Thursday, May 24, 2012

Positive effect of videogames #exergames on body composition

Researchers (Maddison et al.) from New Zealand analyzed data from a randomized controlled trial of an active videogame intervention on body composition, looking at mediating effects of secondary outcomes. The trial found that playing the videogame reduced participants’ body mass index at 24 weeks, but, there was no effect on physical activity (physical activity levels were the same) or food snacking.

The researchers concluded that “playing exergames can have a positive effect on body composition in overweight or obese children and this effect is most likely mediated through improved aerobic fitness.” They also indicated additional research about this type of intervention and mediators, such as preferences for physical activity or changes in sedentary behavior, is needed.

Maddison R, Ni Mhurchu C, Jull A, Prapavessis H, Foley LS, & Jiang Y (2012). Active video games: the mediating effect of aerobic fitness on body composition. The International Journal of Behavioral Nutrition and Physical Activity, 9 (1) PMID: 22554052

Participants
322 overweight and obese children aged 10–14 years.

Exergames Played
EyeToy Play3, EyeToy Kinetic, EyeToy Sport, and Dance Factory

Results
Only aerobic fitness at 24 weeks met the conditions for mediation, and was a significant mediator of BMI.

Exergaming Points 2 Ponder (P2P)
  • If there was no difference in physical activity, why was there a difference in VO2 change? How do you explain the difference?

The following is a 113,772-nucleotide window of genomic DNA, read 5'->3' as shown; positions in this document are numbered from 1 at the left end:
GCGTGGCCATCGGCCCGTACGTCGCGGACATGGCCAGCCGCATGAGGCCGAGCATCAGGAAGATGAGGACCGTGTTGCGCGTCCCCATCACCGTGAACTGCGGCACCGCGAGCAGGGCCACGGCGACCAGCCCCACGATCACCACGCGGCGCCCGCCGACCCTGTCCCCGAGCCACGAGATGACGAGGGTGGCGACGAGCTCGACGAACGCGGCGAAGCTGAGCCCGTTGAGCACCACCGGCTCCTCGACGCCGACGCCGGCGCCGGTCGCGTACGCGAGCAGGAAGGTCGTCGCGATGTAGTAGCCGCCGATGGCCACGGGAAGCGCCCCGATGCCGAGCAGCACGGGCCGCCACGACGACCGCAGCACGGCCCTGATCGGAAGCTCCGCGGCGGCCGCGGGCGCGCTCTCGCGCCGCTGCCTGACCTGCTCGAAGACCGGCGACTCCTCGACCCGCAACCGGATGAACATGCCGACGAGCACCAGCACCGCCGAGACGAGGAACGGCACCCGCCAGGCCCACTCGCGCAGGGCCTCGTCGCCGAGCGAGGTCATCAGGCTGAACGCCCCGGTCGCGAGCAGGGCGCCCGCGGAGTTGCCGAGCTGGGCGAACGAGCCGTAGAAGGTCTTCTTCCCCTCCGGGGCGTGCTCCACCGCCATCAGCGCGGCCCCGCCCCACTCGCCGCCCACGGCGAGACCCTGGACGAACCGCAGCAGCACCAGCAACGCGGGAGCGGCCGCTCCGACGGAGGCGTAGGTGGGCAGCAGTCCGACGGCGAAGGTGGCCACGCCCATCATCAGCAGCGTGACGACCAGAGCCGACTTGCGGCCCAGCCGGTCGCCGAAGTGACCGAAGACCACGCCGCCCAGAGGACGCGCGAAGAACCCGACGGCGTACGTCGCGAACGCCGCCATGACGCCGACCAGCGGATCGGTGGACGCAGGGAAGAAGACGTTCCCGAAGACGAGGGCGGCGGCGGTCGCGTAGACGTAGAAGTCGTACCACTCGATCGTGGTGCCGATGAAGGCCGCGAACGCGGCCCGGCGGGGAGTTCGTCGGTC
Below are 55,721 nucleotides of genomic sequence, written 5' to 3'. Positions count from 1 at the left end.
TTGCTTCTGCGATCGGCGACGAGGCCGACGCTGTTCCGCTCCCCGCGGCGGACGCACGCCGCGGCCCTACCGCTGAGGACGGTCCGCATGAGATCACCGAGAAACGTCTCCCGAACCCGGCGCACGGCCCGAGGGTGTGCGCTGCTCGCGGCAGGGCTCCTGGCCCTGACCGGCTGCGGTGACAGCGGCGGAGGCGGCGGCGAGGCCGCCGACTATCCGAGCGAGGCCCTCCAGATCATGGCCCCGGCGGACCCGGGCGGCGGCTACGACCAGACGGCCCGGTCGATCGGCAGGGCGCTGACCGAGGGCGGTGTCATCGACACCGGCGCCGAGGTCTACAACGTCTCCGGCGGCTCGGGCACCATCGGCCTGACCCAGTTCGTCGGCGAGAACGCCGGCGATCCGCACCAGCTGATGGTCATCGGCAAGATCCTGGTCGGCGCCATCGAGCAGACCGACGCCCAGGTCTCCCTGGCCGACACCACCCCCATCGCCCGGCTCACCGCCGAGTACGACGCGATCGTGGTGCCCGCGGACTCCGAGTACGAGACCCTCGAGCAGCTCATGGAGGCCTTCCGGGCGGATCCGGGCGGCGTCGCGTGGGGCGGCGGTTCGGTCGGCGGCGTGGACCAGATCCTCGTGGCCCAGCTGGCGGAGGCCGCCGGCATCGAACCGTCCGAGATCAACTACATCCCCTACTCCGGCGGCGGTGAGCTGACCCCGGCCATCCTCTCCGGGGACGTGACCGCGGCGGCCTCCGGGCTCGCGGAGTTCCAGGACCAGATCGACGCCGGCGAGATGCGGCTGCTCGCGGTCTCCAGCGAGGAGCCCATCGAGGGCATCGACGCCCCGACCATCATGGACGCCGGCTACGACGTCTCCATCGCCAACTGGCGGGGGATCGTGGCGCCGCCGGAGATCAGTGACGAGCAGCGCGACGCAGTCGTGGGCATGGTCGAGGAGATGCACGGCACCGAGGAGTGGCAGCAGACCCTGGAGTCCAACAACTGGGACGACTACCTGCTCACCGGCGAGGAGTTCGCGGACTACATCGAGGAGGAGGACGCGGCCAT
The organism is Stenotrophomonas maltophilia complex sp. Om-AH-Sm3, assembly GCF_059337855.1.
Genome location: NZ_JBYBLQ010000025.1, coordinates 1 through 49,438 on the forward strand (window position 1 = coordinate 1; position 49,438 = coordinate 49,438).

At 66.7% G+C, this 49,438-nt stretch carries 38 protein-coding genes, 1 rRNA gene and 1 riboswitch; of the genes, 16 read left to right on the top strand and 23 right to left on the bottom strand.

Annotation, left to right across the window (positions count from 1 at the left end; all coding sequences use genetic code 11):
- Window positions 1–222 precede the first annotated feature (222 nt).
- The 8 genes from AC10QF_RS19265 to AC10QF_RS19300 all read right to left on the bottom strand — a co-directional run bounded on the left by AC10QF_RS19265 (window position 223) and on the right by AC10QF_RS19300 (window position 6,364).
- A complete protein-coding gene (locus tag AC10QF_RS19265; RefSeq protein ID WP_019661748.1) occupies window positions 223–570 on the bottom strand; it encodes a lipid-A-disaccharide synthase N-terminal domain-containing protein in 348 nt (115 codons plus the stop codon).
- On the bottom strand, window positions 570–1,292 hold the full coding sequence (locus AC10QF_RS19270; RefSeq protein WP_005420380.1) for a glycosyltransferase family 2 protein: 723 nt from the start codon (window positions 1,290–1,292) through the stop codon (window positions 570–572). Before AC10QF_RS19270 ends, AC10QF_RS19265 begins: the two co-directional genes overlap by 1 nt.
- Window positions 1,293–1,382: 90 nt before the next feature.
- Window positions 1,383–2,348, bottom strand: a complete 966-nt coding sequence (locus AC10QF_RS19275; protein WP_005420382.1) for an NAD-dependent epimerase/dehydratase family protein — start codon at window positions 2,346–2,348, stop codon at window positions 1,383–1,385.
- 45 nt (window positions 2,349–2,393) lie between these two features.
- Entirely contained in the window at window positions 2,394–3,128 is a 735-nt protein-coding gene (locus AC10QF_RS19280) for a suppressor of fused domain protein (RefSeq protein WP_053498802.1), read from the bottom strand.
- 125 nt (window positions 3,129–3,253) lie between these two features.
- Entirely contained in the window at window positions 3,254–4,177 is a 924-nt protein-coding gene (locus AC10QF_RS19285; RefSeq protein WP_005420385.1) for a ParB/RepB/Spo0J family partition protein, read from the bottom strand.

• If the accelerometer epoch was not sensitive enough to capture the data effectively for time spent exergaming, how can you be sure that the exergames mediated the change in body composition via increased fitness. In other words, how do you know that the participants got fitter from playing exergames?
  • Were they given a prescription to play a certain number of times, intensity, difficulty, with or without friends/family?
  • Should fitness levels be an accurate proxy measure when using similar accelerometers for exergaming studies?
  • What would you have done differently?
Click here to explore more of ExerGame Lab's archived posts involving research studies. 

Other paper published on same data:
Maddison, R., Foley, L., Ni Mhurchu, C., Jiang, Y., Jull, A., Prapavessis, H., Hohepa, M., & Rodgers, A. (2011). Effects of active video games on body composition: a randomized controlled trial American Journal of Clinical Nutrition, 94 (1), 156-163 DOI: 10.3945/ajcn.110.009142
The 8th Annual Games for Health Conference in Boston, MA at the Hyatt Harboside Hotel is June 12-14 -- under one month away!
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Additional Games for Health Keynotes!
Constance Steinkuehler Squire, senior policy analyst for the White House Office of Science and Technology Policy, will discuss the opportunities for videogames to address national challenges, including those in health, health care, and biotechnology.

Bill Crounse, MD, senior director of worldwide health for Microsoft, will present “Connecting & Kinecting Health and Health Care,” which will explore how Microsoft and its partners are merging its information and game technologies to create global solutions for personal health and professional health care.